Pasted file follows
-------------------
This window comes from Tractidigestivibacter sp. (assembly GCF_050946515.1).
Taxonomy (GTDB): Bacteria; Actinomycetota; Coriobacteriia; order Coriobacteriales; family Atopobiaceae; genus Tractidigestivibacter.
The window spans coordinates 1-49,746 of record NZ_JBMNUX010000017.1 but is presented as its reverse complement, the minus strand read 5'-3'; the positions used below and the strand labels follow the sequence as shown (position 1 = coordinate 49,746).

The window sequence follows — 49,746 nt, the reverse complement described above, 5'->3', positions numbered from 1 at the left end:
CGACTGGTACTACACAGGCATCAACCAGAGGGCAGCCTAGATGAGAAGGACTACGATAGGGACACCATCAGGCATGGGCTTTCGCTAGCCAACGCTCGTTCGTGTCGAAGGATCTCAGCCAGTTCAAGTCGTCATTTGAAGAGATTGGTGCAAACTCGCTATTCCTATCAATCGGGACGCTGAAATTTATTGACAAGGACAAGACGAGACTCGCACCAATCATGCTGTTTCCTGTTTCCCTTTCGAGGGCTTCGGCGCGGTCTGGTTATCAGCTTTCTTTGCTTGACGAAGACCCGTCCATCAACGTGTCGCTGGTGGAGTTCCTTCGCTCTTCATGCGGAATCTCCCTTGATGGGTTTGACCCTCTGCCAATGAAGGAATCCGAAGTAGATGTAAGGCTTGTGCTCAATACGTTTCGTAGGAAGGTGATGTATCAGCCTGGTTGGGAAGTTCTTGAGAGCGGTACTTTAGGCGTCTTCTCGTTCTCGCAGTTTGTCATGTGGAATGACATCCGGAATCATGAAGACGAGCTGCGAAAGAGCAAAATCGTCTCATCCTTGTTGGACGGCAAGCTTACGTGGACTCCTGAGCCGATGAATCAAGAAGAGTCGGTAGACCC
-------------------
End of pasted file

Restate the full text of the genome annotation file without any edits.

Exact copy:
This window comes from Tractidigestivibacter sp. (assembly GCF_050946515.1).
Taxonomy (GTDB): Bacteria; Actinomycetota; Coriobacteriia; order Coriobacteriales; family Atopobiaceae; genus Tractidigestivibacter.
The window spans coordinates 1-49,746 of record NZ_JBMNUX010000017.1 but is presented as its reverse complement, the minus strand read 5'-3'; the positions used below and the strand labels follow the sequence as shown (position 1 = coordinate 49,746).

The window sequence follows — 49,746 nt, the reverse complement described above, 5'->3', positions numbered from 1 at the left end:
CGACTGGTACTACACAGGCATCAACCAGAGGGCAGCCTAGATGAGAAGGACTACGATAGGGACACCATCAGGCATGGGCTTTCGCTAGCCAACGCTCGTTCGTGTCGAAGGATCTCAGCCAGTTCAAGTCGTCATTTGAAGAGATTGGTGCAAACTCGCTATTCCTATCAATCGGGACGCTGAAATTTATTGACAAGGACAAGACGAGACTCGCACCAATCATGCTGTTTCCTGTTTCCCTTTCGAGGGCTTCGGCGCGGTCTGGTTATCAGCTTTCTTTGCTTGACGAAGACCCGTCCATCAACGTGTCGCTGGTGGAGTTCCTTCGCTCTTCATGCGGAATCTCCCTTGATGGGTTTGACCCTCTGCCAATGAAGGAATCCGAAGTAGATGTAAGGCTTGTGCTCAATACGTTTCGTAGGAAGGTGATGTATCAGCCTGGTTGGGAAGTTCTTGAGAGCGGTACTTTAGGCGTCTTCTCGTTCTCGCAGTTTGTCATGTGGAATGACATCCGGAATCATGAAGACGAGCTGCGAAAGAGCAAAATCGTCTCATCCTTGTTGGACGGCAAGCTTACGTGGACTCCTGAGCCGATGAATCAAGAAGAGTCGGTAGACCC